The first to emerge is Agrionoptera insignis (Grenadier). The larva was completely out of water for up to three days. During this time, it explored various spots on the driftwood, usually resting at a spot (blue arrows) for a few hours before moving on. In those three days, it seemed to be selecting an emergence spot meticulously. Either that or some parts of the larva was still undergoing changes to adulthood and so not yet ready for emergence.
Next up is a close relative from the same genus: Agrionoptera sexlineata (Handsome Grenadier). For this larva, the emergence was quick and straightforward. I spotted it out of water at early evening and by the next morning, the fine-looking adult male has emerged.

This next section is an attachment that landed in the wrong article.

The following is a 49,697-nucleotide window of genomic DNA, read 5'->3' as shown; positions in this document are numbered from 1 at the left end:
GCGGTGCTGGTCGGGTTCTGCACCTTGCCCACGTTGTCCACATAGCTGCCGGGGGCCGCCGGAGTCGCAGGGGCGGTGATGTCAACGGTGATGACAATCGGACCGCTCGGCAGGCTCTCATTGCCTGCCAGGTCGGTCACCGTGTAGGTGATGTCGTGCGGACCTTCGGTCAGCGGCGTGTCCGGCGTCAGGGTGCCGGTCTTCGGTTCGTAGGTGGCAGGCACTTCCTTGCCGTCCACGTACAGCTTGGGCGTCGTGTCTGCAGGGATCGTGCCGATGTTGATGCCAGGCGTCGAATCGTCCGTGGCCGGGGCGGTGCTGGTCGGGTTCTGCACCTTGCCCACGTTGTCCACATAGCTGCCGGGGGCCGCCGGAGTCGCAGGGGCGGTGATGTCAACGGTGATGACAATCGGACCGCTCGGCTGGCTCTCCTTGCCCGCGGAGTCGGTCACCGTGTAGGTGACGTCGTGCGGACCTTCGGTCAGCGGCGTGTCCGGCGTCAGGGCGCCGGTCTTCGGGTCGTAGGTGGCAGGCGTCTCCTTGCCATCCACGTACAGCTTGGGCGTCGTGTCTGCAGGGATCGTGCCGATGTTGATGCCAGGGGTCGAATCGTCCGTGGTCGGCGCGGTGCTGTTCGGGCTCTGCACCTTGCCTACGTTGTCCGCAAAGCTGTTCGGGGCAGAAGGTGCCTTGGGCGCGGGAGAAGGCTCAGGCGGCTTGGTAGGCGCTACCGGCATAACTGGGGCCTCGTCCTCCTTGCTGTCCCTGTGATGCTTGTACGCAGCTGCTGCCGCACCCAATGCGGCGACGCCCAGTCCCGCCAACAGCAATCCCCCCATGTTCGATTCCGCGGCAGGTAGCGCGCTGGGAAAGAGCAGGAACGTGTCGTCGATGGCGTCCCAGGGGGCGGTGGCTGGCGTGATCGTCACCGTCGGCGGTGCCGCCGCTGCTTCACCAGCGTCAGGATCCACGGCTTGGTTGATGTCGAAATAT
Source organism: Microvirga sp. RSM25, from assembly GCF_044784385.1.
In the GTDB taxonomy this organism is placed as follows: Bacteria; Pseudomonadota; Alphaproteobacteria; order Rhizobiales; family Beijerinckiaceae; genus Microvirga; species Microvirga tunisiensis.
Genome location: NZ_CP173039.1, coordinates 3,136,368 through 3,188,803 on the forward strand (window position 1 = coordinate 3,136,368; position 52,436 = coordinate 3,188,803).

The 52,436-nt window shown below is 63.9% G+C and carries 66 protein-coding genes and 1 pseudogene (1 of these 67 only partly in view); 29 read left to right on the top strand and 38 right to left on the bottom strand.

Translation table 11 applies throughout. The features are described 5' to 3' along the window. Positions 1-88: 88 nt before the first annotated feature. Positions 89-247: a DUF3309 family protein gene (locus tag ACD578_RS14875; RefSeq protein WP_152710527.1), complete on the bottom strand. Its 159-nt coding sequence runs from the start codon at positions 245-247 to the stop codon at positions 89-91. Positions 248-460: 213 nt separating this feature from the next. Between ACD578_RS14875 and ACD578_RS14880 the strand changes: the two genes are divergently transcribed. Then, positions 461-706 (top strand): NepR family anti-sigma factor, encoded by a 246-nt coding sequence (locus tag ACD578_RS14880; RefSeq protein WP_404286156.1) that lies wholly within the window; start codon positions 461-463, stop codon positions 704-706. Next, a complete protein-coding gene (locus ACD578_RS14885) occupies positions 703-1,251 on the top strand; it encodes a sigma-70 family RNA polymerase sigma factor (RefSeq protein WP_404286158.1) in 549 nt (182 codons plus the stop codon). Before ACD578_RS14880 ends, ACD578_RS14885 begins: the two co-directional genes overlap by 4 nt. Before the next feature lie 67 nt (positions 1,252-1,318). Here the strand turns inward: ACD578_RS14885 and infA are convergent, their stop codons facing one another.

Its interesting how two similar and related larvae assumed different pre-emergence behaviour. But this is just a one-off observation and thus can’t constitute any concrete conclusion. Hopefully future larvae studies by other odonatologists can provide clearer understandings. The larvae emergence of both species is captured beautifully by Dr. Choong here:
Corbet, P. S., 1999. Dragonflies: Behaviour and Ecology of Odonata. Cornell University Press, New York.
Tang, H. B., L. K. Wang & M. Hämäläinen, 2010. A Photographic Guide to the Dragonflies of Singapore. Raffles Museum of Biodiversity Research, Singapore.